Mining Publication: An Analysis and Prevention of Flyrock Accidents in Surface Blasting Operations
Blasting is a primary means of extracting minerals and ores at surface mining operations. The consumption of explosives and blasting agents during the year 2002 was about 5.53 billion pounds. Flyrock is always a major concern for the blaster. Flyrock from surface blasting operations serious injury and death to employees and other persons. Injuries due to flyrock and the lack security accounted for over two-thirds of all blasting-related injuries in surface coal, metal, and mines during the period 1978-2002. Selected accidents due to flyrock and lack of blast area surface mining are presented in this paper. Incidents related to construction blasting are also Techniques to mitigate blasting accidents are discussed. These include proper blast design, driller-communication, inspection prior to loading and firing the blast, removing employees from the controlling access to the blast area, and using a blasting shelter. An experienced driller potential problem areas such as voids, mud seams, incompetent rocks, and other irregularities the progress of drilling. The drill log should include the details of any unusual or exceptional circumstances noticed during drilling. A blaster may need to alter the loading configuration to alleviate potential Basic blast design is sometimes taken for granted and assumed to be proper for the conditions encountered, but one size does not fit all. It is known from the physics of blasting that the explosive energy takes of least resistance. The path of least resistance could generate flyrock, depending on the conditions. A combination of ‘borehole tracking' and ‘laser profiling' can assist in improving a blast. The blaster can use these tools to adjust borehole loading to match site conditions.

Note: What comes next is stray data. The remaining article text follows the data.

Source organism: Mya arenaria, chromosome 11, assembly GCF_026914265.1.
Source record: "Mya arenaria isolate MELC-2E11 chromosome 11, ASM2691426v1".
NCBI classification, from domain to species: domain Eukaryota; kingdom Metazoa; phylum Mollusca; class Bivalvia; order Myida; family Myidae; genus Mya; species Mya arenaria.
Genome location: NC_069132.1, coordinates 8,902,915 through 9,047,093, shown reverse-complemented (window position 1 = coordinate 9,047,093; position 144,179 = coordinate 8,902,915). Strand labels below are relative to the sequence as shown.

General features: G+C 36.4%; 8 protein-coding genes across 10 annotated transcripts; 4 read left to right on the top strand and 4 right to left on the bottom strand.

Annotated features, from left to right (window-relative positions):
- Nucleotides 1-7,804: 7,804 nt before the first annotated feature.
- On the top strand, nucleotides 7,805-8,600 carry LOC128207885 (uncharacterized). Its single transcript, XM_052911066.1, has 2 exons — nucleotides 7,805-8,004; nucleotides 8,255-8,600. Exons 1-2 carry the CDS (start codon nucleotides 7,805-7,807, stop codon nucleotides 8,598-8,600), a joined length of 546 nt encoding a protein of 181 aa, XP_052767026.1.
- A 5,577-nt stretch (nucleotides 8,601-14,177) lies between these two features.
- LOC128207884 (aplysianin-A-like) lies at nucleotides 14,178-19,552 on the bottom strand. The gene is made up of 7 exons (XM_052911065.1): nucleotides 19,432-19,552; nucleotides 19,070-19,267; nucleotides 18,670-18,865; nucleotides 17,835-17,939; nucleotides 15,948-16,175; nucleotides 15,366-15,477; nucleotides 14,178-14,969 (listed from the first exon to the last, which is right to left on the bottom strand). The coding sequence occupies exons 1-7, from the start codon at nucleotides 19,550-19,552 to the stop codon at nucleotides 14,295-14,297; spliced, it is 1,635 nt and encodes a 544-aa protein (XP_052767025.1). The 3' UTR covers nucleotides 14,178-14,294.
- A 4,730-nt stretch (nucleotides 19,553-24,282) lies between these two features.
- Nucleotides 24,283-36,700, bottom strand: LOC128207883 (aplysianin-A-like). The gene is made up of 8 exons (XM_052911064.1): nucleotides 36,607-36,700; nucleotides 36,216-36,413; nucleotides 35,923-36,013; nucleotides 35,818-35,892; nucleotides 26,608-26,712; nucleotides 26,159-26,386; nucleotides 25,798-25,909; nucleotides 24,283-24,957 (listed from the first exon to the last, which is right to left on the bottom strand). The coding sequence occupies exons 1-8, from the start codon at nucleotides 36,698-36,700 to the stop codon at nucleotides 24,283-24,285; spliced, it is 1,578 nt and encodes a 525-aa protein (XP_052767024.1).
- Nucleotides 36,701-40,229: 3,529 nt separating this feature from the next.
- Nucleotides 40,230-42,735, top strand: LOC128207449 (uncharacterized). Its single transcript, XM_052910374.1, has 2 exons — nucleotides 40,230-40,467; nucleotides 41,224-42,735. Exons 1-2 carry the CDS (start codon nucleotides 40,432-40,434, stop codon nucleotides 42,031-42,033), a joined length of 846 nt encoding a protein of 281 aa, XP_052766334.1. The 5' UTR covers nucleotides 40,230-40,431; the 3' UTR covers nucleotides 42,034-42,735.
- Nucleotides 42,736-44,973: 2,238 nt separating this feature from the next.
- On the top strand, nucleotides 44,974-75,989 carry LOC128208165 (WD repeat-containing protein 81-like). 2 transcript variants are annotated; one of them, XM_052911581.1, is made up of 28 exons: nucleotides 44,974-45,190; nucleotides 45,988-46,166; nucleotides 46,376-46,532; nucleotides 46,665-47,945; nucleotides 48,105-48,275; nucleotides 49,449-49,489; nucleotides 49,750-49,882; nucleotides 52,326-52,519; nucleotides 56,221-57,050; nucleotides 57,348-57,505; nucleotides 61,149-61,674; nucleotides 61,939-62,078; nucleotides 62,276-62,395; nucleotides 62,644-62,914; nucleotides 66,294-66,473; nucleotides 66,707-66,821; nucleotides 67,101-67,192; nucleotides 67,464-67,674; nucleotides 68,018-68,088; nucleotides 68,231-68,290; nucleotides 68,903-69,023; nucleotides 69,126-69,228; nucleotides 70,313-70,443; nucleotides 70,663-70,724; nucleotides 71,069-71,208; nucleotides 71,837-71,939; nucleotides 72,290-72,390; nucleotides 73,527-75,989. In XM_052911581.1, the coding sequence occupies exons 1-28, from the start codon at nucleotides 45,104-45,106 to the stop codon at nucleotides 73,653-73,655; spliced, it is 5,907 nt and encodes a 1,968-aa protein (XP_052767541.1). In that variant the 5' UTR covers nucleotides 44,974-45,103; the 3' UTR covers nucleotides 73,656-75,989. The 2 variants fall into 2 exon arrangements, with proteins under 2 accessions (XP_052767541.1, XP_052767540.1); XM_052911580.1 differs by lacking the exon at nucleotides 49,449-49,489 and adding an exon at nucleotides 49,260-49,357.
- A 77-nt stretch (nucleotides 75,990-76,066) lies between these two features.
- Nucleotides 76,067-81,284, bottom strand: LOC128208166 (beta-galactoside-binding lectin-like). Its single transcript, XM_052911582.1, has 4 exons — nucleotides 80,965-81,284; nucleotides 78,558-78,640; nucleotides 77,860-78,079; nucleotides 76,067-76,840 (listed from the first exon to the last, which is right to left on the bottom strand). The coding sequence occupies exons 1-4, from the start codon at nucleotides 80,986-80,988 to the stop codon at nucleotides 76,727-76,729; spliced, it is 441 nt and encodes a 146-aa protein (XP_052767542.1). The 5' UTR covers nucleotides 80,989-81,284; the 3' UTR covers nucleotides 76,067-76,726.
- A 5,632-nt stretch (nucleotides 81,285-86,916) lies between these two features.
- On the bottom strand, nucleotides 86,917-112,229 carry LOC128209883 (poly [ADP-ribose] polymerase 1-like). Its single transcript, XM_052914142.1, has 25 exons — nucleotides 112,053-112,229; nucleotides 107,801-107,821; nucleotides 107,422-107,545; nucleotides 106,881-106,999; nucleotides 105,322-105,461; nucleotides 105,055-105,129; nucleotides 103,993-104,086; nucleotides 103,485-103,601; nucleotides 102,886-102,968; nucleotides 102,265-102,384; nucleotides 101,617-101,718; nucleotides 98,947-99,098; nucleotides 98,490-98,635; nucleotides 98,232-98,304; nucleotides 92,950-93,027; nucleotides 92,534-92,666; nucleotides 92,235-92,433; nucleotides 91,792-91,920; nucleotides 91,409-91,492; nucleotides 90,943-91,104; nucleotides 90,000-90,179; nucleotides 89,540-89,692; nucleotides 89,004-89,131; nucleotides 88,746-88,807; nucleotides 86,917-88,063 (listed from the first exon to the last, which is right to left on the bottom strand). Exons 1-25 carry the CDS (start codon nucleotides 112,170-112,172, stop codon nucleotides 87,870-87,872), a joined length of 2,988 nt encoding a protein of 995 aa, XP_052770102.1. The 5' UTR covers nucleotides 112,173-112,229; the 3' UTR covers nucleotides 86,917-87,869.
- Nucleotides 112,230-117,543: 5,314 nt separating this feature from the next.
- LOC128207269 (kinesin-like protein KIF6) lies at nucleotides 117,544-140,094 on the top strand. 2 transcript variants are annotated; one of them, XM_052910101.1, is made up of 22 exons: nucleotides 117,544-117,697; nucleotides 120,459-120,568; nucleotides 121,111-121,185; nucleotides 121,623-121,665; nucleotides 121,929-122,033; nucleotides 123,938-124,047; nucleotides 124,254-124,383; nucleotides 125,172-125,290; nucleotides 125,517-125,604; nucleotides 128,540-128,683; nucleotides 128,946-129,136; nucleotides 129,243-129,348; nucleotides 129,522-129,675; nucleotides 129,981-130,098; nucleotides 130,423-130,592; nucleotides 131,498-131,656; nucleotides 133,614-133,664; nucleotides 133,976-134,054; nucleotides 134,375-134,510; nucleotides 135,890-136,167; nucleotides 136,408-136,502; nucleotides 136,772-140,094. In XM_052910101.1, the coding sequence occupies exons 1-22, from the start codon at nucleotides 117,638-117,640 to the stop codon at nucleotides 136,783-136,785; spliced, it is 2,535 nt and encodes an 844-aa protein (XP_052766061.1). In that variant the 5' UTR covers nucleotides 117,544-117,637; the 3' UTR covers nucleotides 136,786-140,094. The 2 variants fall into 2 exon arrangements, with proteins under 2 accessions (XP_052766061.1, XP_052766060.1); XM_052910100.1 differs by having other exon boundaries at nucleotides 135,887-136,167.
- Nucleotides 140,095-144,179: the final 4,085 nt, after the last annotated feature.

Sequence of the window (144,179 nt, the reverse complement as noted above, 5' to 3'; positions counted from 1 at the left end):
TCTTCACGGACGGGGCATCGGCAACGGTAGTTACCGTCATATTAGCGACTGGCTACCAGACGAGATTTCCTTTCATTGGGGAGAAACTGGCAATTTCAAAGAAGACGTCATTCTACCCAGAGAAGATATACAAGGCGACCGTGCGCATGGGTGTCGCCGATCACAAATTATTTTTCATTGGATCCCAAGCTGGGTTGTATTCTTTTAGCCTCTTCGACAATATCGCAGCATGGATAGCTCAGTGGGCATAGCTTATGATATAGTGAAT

Conference PaperFebruary - 2004
NIOSHTIC2 Number: 20024278
Proc 30th Ann Conf Explos Blasting Tech, New Orleans, LA, February 1-4, 2004, 2004 Feb; :1-10